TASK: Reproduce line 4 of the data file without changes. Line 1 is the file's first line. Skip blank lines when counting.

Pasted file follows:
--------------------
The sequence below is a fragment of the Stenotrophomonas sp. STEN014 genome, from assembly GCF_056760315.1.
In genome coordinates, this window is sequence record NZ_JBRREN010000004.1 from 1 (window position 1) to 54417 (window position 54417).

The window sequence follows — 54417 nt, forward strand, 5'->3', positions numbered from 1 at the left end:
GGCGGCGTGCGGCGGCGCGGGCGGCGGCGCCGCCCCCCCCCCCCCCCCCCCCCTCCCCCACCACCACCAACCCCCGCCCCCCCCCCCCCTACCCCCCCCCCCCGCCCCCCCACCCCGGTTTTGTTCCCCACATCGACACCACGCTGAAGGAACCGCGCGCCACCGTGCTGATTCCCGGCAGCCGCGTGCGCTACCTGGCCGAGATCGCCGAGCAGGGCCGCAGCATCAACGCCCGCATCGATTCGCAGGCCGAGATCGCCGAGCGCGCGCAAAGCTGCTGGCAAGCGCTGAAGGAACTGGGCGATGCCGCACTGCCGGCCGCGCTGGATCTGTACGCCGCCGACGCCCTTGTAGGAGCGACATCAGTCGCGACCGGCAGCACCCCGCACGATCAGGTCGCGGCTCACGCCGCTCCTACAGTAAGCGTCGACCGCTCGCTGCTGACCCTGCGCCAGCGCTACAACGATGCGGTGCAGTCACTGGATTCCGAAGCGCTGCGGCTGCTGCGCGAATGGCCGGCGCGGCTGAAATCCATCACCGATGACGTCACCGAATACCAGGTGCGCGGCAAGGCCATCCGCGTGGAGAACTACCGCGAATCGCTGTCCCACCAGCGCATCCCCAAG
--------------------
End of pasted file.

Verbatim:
GGCGGCGTGCGGCGGCGCGGGCGGCGGCGCCGCCCCCCCCCCCCCCCCCCCCCTCCCCCACCACCACCAACCCCCGCCCCCCCCCCCCCTACCCCCCCCCCCCGCCCCCCCACCCCGGTTTTGTTCCCCACATCGACACCACGCTGAAGGAACCGCGCGCCACCGTGCTGATTCCCGGCAGCCGCGTGCGCTACCTGGCCGAGATCGCCGAGCAGGGCCGCAGCATCAACGCCCGCATCGATTCGCAGGCCGAGATCGCCGAGCGCGCGCAAAGCTGCTGGCAAGCGCTGAAGGAACTGGGCGATGCCGCACTGCCGGCCGCGCTGGATCTGTACGCCGCCGACGCCCTTGTAGGAGCGACATCAGTCGCGACCGGCAGCACCCCGCACGATCAGGTCGCGGCTCACGCCGCTCCTACAGTAAGCGTCGACCGCTCGCTGCTGACCCTGCGCCAGCGCTACAACGATGCGGTGCAGTCACTGGATTCCGAAGCGCTGCGGCTGCTGCGCGAATGGCCGGCGCGGCTGAAATCCATCACCGATGACGTCACCGAATACCAGGTGCGCGGCAAGGCCATCCGCGTGGAGAACTACCGCGAATCGCTGTCCCACCAGCGCATCCCCAAG